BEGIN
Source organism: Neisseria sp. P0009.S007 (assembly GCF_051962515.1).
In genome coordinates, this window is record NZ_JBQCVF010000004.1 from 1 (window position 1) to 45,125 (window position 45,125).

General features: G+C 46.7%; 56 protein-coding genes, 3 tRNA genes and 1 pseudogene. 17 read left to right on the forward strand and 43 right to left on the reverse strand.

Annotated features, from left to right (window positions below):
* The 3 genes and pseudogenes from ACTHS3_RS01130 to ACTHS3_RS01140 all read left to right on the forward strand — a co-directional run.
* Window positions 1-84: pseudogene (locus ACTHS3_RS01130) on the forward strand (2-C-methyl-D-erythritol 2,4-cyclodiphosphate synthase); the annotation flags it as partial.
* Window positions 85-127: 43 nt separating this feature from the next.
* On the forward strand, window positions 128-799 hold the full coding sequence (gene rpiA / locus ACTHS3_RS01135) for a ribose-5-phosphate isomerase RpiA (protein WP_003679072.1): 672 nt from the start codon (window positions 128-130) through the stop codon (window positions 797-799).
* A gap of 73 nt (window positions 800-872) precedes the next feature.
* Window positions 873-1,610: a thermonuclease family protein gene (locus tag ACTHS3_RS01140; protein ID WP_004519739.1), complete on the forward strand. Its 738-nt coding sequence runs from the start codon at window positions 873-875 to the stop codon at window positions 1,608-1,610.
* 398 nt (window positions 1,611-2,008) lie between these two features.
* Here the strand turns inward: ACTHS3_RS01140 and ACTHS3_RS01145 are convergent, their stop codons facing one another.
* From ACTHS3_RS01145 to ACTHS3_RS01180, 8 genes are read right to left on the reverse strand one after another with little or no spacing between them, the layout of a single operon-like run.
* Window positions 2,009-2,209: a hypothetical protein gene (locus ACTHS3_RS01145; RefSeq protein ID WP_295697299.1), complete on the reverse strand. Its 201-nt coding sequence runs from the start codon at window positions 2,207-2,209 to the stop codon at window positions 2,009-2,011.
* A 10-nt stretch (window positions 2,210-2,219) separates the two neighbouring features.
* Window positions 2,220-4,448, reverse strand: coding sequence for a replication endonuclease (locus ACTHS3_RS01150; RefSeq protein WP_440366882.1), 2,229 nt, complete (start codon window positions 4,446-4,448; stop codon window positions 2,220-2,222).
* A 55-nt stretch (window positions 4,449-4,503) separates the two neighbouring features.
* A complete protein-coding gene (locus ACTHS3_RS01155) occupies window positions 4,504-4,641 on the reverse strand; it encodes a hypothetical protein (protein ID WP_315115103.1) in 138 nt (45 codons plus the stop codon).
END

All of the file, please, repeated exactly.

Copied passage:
Source organism: Neisseria sp. P0009.S007 (assembly GCF_051962515.1).
In genome coordinates, this window is record NZ_JBQCVF010000004.1 from 1 (window position 1) to 45,125 (window position 45,125).

General features: G+C 46.7%; 56 protein-coding genes, 3 tRNA genes and 1 pseudogene. 17 read left to right on the forward strand and 43 right to left on the reverse strand.

Annotated features, from left to right (window positions below):
* The 3 genes and pseudogenes from ACTHS3_RS01130 to ACTHS3_RS01140 all read left to right on the forward strand — a co-directional run.
* Window positions 1-84: pseudogene (locus ACTHS3_RS01130) on the forward strand (2-C-methyl-D-erythritol 2,4-cyclodiphosphate synthase); the annotation flags it as partial.
* Window positions 85-127: 43 nt separating this feature from the next.
* On the forward strand, window positions 128-799 hold the full coding sequence (gene rpiA / locus ACTHS3_RS01135) for a ribose-5-phosphate isomerase RpiA (protein WP_003679072.1): 672 nt from the start codon (window positions 128-130) through the stop codon (window positions 797-799).
* A gap of 73 nt (window positions 800-872) precedes the next feature.
* Window positions 873-1,610: a thermonuclease family protein gene (locus tag ACTHS3_RS01140; protein ID WP_004519739.1), complete on the forward strand. Its 738-nt coding sequence runs from the start codon at window positions 873-875 to the stop codon at window positions 1,608-1,610.
* 398 nt (window positions 1,611-2,008) lie between these two features.
* Here the strand turns inward: ACTHS3_RS01140 and ACTHS3_RS01145 are convergent, their stop codons facing one another.
* From ACTHS3_RS01145 to ACTHS3_RS01180, 8 genes are read right to left on the reverse strand one after another with little or no spacing between them, the layout of a single operon-like run.
* Window positions 2,009-2,209: a hypothetical protein gene (locus ACTHS3_RS01145; RefSeq protein ID WP_295697299.1), complete on the reverse strand. Its 201-nt coding sequence runs from the start codon at window positions 2,207-2,209 to the stop codon at window positions 2,009-2,011.
* A 10-nt stretch (window positions 2,210-2,219) separates the two neighbouring features.
* Window positions 2,220-4,448, reverse strand: coding sequence for a replication endonuclease (locus ACTHS3_RS01150; RefSeq protein WP_440366882.1), 2,229 nt, complete (start codon window positions 4,446-4,448; stop codon window positions 2,220-2,222).
* A 55-nt stretch (window positions 4,449-4,503) separates the two neighbouring features.
* A complete protein-coding gene (locus ACTHS3_RS01155) occupies window positions 4,504-4,641 on the reverse strand; it encodes a hypothetical protein (protein ID WP_315115103.1) in 138 nt (45 codons plus the stop codon).